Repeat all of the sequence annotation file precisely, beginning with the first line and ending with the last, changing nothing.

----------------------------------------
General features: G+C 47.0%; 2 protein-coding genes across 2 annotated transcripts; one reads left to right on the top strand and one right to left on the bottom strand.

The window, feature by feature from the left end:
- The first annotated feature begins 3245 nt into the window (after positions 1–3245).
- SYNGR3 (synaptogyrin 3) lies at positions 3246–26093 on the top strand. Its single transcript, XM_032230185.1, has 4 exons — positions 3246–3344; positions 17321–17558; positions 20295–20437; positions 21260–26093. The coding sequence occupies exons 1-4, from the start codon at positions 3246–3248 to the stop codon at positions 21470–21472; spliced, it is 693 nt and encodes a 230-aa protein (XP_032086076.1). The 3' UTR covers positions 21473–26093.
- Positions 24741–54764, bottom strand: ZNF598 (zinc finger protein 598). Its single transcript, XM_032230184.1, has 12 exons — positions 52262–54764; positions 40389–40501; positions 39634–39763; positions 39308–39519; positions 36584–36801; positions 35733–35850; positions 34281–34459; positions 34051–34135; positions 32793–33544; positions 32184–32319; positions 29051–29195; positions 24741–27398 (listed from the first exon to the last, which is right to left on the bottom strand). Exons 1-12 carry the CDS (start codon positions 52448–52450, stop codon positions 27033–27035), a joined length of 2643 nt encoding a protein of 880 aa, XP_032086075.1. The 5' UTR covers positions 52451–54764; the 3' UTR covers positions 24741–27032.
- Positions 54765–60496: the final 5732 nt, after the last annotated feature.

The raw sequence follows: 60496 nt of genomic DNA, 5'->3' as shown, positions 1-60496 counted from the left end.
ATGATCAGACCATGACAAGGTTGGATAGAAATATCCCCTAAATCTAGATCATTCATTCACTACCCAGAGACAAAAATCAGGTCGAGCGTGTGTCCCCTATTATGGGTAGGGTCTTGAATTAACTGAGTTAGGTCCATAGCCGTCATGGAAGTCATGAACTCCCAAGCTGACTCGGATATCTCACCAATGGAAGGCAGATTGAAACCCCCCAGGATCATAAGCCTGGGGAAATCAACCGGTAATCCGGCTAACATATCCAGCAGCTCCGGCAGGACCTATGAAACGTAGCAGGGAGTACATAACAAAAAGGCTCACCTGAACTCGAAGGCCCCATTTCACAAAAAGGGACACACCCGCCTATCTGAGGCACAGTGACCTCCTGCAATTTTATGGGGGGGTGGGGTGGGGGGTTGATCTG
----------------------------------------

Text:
General features: G+C 47.0%; 2 protein-coding genes across 2 annotated transcripts; one reads left to right on the top strand and one right to left on the bottom strand.

The window, feature by feature from the left end:
- The first annotated feature begins 3245 nt into the window (after positions 1–3245).
- SYNGR3 (synaptogyrin 3) lies at positions 3246–26093 on the top strand. Its single transcript, XM_032230185.1, has 4 exons — positions 3246–3344; positions 17321–17558; positions 20295–20437; positions 21260–26093. The coding sequence occupies exons 1-4, from the start codon at positions 3246–3248 to the stop codon at positions 21470–21472; spliced, it is 693 nt and encodes a 230-aa protein (XP_032086076.1). The 3' UTR covers positions 21473–26093.
- Positions 24741–54764, bottom strand: ZNF598 (zinc finger protein 598). Its single transcript, XM_032230184.1, has 12 exons — positions 52262–54764; positions 40389–40501; positions 39634–39763; positions 39308–39519; positions 36584–36801; positions 35733–35850; positions 34281–34459; positions 34051–34135; positions 32793–33544; positions 32184–32319; positions 29051–29195; positions 24741–27398 (listed from the first exon to the last, which is right to left on the bottom strand). Exons 1-12 carry the CDS (start codon positions 52448–52450, stop codon positions 27033–27035), a joined length of 2643 nt encoding a protein of 880 aa, XP_032086075.1. The 5' UTR covers positions 52451–54764; the 3' UTR covers positions 24741–27032.
- Positions 54765–60496: the final 5732 nt, after the last annotated feature.

The raw sequence follows: 60496 nt of genomic DNA, 5'->3' as shown, positions 1-60496 counted from the left end.
ATGATCAGACCATGACAAGGTTGGATAGAAATATCCCCTAAATCTAGATCATTCATTCACTACCCAGAGACAAAAATCAGGTCGAGCGTGTGTCCCCTATTATGGGTAGGGTCTTGAATTAACTGAGTTAGGTCCATAGCCGTCATGGAAGTCATGAACTCCCAAGCTGACTCGGATATCTCACCAATGGAAGGCAGATTGAAACCCCCCAGGATCATAAGCCTGGGGAAATCAACCGGTAATCCGGCTAACATATCCAGCAGCTCCGGCAGGACCTATGAAACGTAGCAGGGAGTACATAACAAAAAGGCTCACCTGAACTCGAAGGCCCCATTTCACAAAAAGGGACACACCCGCCTATCTGAGGCACAGTGACCTCCTGCAATTTTATGGGGGGGTGGGGTGGGGGGTTGATCTG